What is the project goal?

The PMI definition of a project says that it is “a temporary endeavor undertaken to create a unique product or service” but it doesn’t say why we need to create that product or service. This definition is so often quoted and it makes the impression that the question “Why?” is not so important. Well, I believe it is.

Many people explain that the answer to the question “Why do we do this project?” is called a project’s goal and it is very important for the project manager to stick to it and never deviate. While I agree completely that everything we do in our professional life should be done for a reason and in project management it means that we should know why we are doing that project and never forget it, I disagree with the term “project goal” because it is misleading.

There is no project goal because only living creatures have goals. A stone doesn’t have a goal so doesn’t a project. There are two parties involved in a project usually – the customer and the implementor (the project team). They have goals and their interest is written down in some form of contract.

The customer’s goal is usually a business goal – to solve some business problem, to increase the income, to decrease the expenses, to maximize profit, or to improve the company image. They believe that this goal can be achieved by creating the product or the service as a result of that project. Many people say that the project goal is the customer’s goal. But there are some questions here:

  1. What if the customer assumes wrongly that the project will achieve their goal? What if you know that what the customer requests are plain stupid? (In the case of software it is usually because they give direct instructions how the product should look like without having any idea how a to develop software) What should you do if you know that in the end they are going to realize that they have spent their money for nothing?
  2. What is the implementor’s goal? Is it the same as the customer’s? Isn’t it just to take the customer’s money? At least that is what we do – make software for money. Why should we care about the customer’s goals?

What do you think? I am going to share my opinion on these questions too in the future posts.

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7 Comments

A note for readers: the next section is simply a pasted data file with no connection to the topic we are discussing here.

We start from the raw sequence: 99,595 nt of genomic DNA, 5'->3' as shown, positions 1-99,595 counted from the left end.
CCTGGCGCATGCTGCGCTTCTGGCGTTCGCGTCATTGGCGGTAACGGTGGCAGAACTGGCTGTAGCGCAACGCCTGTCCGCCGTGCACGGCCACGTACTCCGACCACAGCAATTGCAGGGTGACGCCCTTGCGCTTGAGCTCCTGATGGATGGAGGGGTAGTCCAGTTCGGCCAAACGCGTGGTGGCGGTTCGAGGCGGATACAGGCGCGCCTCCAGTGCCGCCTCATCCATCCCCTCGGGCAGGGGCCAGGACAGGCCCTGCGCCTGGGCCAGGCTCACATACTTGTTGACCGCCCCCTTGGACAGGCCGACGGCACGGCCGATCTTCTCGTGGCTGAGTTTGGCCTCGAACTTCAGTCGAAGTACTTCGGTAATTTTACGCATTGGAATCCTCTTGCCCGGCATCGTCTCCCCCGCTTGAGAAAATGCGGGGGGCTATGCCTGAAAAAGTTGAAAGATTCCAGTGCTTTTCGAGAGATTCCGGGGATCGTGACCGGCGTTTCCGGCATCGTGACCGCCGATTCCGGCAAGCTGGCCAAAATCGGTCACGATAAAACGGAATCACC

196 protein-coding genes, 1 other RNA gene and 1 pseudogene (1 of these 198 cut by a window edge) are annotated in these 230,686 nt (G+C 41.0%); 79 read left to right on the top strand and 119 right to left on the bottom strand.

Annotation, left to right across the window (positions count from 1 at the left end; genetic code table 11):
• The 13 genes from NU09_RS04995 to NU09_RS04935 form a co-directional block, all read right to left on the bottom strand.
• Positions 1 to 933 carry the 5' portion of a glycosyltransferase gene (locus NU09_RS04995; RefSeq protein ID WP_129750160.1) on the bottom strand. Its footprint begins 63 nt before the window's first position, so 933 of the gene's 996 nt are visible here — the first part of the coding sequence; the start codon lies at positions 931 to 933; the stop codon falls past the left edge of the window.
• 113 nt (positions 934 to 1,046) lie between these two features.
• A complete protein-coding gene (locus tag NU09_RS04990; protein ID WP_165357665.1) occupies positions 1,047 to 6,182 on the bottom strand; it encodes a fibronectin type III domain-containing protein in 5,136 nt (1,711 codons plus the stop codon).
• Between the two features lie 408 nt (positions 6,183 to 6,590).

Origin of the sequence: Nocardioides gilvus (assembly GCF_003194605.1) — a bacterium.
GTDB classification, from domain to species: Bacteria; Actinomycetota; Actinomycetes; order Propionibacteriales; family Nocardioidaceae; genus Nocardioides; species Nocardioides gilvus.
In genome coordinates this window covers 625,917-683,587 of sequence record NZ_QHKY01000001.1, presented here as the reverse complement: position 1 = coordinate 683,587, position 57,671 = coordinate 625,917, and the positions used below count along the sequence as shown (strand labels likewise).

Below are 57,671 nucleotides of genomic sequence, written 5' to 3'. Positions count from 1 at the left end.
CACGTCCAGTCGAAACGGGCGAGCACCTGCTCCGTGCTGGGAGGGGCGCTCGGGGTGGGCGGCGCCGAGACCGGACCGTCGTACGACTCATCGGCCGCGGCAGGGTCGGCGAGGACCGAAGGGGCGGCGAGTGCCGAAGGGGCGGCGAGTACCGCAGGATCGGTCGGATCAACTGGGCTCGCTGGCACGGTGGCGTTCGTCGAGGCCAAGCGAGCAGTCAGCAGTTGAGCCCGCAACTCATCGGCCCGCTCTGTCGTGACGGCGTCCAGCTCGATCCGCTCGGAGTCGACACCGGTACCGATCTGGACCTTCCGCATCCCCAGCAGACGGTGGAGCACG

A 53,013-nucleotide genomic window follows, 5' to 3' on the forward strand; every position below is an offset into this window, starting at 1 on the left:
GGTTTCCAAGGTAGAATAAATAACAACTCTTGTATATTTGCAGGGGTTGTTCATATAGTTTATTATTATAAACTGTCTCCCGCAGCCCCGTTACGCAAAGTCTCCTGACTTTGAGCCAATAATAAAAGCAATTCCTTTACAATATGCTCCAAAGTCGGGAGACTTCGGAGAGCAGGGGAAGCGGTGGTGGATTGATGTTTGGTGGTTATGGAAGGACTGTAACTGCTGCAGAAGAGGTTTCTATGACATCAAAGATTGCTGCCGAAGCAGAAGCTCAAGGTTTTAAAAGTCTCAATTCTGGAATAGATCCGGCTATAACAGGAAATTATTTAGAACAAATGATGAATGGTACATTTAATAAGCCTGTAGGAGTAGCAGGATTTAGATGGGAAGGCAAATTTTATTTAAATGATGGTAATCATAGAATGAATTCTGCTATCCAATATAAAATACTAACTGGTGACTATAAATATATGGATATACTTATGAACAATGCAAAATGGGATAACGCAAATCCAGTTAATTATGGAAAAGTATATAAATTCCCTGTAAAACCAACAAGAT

• Dan Waldron says:

    Can you tell me who did your layout? I’ve been looking for one kind of like yours. Thank you.

  • Mike Ramm says:

    Dan, it’s just the theme. Look at the bottom of the page for a link to the theme’s site. I think I did just a little tweaking and changed the main picture on the top.

  • georgim says:

    I’ll vote for taking customers money…
    It’s a clever move from your side to warn customer (in written form) if you can see the issue in advance, but don’t bother if the customer does not pay attention (usually they are not [paying attention]) to your warnings.

  • Craig Brown says:

    Hi Mike

    I am absolutely in favour of taking the time to explain the implications of badly articulated requirements.

    But of they don’t listen? What then?

    I am also a believer that if you truly know your client’s business you’ll be able to deliver a better solution than they can desribe.

    But how do you ‘sell’ them on the concept of your having that insight?

    Two broad strategies
    1. Build up your trust points through a series of well executed and successful projects
    2. Have a look at the incremental delivery associated with the agile approach.

    What do you think?

    (PS have a look at this game; want to play?)

  • Mike Ramm says:

    Yes, Craig, I absolutely agree with you. I was going to propose the same strategies as you did, only it took me too long 🙂

    I believe that as a project manager you should be honest to your customer and if you have a better solution you should propose it. The problem is that sometimes the upper management of your company wouldn’t allow you to make such a proposal to the customer. They believe that doing what the customer wants is the best way to serve them and the easiest way to become successful in business.

    I am not a big fan of the agile approach but I definitely support the idea of the incremental delivery. But to do that you must have a customer who is actively interested in the outcome of the project. I have many examples in my professional life of customers who didn’t care at all about the project. It was just an unpleasant obligation they had to do.

  • Craig Brown says:

    One particular technique is an analysis of project drivers using weighted scoring.

    You pull together a bunch of criteria, get everyone ot agree on the right weights and then assess.

    Criteria can be generated via a series of things like business strategy, stated goals, customer satisfaction, financial, time constraints, reputaion etc.

    Put up a model, and have the client and stakeholders score (or rank) them.

  • Raycollins says:

    Hello

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